New technology can count endangered salamanders
The stomach patterns of salamanders are as unique as human fingerprints. This feature will be used in an app to record salamander numbers.
To help conserve vulnerable species, it can be helpful to have an overview of the number of specimens in an area. Four programming students at NTNU in Gjøvik were commissioned by the Norwegian Institute for Nature Research (NINA) to further develop an app to avert having salamanders go extinct.
The students’ task was to develop an algorithm for the app. The first version was created in 2019. It could recognize salamanders, but the students had to program the app so that the salamanders could be detected automatically.
The four NTNU students in the project are Andrea Magnussen, Herman Andersen Dyrkorn, Eirik Martin Danielsen and Anders Sundstedt Langlie. They submitted their final bachelor’s thesis in programming in the spring.
The patterns on salamander stomachs are unique in the same way as fingerprints are for humans. By comparing salamander patterns, researchers can determine if they’ve caught the same salamander before.
The app works by the researcher taking a picture of the salamander’s stomach. If a salamander with the same pattern has been recorded, the app says so. If not, the new salamander is recorded on the app. The researcher or user then adds information to the new image.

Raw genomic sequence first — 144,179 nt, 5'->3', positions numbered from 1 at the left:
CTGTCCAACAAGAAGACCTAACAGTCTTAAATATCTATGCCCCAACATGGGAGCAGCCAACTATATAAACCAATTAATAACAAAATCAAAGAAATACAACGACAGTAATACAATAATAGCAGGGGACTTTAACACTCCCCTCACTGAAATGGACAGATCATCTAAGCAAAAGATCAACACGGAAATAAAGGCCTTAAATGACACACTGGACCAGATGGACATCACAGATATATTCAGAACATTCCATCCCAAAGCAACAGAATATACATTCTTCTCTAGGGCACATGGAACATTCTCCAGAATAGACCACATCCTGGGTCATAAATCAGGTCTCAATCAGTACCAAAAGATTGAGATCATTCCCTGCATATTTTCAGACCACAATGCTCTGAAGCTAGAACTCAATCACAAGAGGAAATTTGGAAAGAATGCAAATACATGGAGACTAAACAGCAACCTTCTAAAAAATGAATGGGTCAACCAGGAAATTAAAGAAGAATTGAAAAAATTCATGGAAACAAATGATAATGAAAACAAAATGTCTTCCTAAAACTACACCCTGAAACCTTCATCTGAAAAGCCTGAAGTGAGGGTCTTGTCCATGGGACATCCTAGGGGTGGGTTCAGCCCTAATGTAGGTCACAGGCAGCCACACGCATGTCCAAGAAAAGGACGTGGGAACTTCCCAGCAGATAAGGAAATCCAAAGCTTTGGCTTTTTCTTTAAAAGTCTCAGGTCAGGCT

The reason for the project focus on salamanders in particular is that the salamander population in Norway has declined drastically in recent decades. Norway is home to two species: great newts and small newts. Both are on the red list of threatened species, which means that they could be at risk of eventually becoming extinct.
“NINA has been active in calculating the numbers of these animals and wanted a tool that could be used to support their population counts. The app is important for tracking whether the population is increasing,” says the research group.
Making it easier for researchers to record and identify salamanders will also make it easier to calculate the population size, according to the group. Then NINA can monitor whether the measures they have implemented to increase the population have had the desired effect.
“Previously, NINA marked the salamanders with a microchip to be able to know if a salamander had been caught before. This was relatively cumbersome, since the procedure requires people who mark the animals to be certified. In addition, tagging the animals this way is definitely stressful for the animals. Taking and using a single image is both more humane and more efficient.
Researcher Børre Dervo was the students’ contact person at NINA.